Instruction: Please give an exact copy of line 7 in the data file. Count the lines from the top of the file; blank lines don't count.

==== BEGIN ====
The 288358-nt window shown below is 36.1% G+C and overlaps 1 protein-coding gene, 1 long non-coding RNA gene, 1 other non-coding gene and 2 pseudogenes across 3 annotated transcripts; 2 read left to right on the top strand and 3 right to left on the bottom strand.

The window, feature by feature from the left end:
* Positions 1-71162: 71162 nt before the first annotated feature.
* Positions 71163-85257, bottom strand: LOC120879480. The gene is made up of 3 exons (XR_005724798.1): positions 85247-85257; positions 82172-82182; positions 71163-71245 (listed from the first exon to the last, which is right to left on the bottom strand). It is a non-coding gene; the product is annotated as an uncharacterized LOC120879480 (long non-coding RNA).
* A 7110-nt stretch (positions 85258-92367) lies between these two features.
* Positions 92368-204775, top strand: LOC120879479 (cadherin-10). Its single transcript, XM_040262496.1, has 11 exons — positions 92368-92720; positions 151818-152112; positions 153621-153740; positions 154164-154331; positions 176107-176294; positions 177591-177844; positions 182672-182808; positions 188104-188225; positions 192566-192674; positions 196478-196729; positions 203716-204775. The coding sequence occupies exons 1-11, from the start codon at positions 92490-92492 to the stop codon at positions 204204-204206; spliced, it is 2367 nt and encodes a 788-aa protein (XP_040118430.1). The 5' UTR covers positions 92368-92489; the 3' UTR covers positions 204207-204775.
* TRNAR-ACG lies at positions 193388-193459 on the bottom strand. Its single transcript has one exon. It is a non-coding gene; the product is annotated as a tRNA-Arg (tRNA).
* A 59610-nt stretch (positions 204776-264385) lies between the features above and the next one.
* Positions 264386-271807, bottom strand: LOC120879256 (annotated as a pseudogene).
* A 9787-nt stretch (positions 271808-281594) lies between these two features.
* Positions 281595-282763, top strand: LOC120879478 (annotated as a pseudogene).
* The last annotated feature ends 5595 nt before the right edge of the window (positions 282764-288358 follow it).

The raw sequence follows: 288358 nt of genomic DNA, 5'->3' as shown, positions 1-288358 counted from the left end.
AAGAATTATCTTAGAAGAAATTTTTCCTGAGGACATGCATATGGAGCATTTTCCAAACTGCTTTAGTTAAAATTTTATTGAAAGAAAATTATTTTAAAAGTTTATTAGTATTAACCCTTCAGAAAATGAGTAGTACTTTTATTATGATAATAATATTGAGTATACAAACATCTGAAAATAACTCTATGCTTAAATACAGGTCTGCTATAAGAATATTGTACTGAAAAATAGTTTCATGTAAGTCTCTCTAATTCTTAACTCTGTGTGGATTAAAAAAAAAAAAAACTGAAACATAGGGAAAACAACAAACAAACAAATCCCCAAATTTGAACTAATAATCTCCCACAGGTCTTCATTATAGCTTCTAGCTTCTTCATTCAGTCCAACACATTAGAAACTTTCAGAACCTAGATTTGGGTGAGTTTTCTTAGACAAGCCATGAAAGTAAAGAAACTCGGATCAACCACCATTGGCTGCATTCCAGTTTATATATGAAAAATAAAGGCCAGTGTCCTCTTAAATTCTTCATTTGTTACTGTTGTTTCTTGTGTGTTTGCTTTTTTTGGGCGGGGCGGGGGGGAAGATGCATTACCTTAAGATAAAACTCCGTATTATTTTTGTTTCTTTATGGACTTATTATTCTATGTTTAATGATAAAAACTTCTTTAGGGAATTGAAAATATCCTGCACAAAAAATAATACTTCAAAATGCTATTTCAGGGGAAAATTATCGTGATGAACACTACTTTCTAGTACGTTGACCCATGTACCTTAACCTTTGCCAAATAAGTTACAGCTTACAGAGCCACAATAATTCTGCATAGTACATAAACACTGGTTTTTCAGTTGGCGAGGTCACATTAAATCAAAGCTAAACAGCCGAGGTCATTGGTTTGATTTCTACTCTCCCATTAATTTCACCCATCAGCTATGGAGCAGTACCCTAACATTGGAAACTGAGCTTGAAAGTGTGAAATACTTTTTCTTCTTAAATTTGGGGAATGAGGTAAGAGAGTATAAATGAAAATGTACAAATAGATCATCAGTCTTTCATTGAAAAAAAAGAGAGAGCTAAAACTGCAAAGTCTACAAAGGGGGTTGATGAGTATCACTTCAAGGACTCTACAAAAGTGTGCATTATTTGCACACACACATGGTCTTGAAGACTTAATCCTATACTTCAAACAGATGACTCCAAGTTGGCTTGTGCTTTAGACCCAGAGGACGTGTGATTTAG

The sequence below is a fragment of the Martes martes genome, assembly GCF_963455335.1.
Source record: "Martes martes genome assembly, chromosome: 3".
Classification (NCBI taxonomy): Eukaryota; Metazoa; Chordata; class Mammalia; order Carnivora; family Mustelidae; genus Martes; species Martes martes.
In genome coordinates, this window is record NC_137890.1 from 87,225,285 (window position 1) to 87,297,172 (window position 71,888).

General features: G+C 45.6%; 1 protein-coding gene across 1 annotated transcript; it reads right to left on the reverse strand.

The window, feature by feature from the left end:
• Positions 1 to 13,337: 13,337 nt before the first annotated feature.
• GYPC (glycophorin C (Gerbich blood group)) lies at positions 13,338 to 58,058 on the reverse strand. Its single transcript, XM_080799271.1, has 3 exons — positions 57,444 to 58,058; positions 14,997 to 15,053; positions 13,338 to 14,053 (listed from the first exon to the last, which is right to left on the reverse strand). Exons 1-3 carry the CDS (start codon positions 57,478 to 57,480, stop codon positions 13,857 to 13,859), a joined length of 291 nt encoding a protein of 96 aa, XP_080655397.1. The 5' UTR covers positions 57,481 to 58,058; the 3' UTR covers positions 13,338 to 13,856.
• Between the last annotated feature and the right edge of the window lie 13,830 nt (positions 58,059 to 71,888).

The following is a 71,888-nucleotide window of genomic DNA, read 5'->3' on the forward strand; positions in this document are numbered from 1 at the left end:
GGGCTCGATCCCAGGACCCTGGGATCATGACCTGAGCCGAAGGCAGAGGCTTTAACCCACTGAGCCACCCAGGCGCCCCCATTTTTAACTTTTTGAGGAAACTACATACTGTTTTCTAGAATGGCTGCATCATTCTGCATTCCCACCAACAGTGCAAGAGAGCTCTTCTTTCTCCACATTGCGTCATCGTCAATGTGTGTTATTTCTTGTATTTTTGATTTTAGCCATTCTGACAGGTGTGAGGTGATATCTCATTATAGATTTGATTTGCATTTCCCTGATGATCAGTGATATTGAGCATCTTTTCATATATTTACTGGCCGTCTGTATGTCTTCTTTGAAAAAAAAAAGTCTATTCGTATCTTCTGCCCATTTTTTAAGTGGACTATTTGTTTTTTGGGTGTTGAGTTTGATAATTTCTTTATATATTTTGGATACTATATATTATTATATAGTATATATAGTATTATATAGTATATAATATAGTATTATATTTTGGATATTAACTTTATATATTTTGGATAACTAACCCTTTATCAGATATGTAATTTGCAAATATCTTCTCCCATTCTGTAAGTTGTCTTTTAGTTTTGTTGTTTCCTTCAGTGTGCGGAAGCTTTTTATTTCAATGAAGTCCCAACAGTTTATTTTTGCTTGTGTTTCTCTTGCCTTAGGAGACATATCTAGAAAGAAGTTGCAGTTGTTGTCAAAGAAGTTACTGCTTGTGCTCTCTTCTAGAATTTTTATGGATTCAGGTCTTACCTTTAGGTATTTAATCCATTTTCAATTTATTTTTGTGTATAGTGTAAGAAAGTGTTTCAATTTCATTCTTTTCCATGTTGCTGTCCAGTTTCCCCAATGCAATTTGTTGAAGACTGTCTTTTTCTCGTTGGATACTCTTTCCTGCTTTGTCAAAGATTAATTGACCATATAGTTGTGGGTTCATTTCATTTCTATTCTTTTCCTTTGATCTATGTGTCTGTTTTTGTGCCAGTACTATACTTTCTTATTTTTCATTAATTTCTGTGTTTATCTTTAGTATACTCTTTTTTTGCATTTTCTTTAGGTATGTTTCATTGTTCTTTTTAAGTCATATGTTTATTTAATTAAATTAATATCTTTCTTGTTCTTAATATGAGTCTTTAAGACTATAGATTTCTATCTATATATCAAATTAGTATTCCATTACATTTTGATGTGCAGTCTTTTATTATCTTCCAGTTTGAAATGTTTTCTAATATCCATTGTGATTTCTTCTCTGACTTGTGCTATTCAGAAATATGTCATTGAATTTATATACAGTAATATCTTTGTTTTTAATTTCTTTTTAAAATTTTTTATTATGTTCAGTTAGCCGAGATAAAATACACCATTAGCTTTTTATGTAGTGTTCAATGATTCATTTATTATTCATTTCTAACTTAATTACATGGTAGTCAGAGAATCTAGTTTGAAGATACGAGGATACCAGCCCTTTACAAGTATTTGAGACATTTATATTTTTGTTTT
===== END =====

* TRNAR-ACG lies at positions 193388-193459 on the bottom strand. Its single transcript has one exon. It is a non-coding gene; the product is annotated as a tRNA-Arg (tRNA).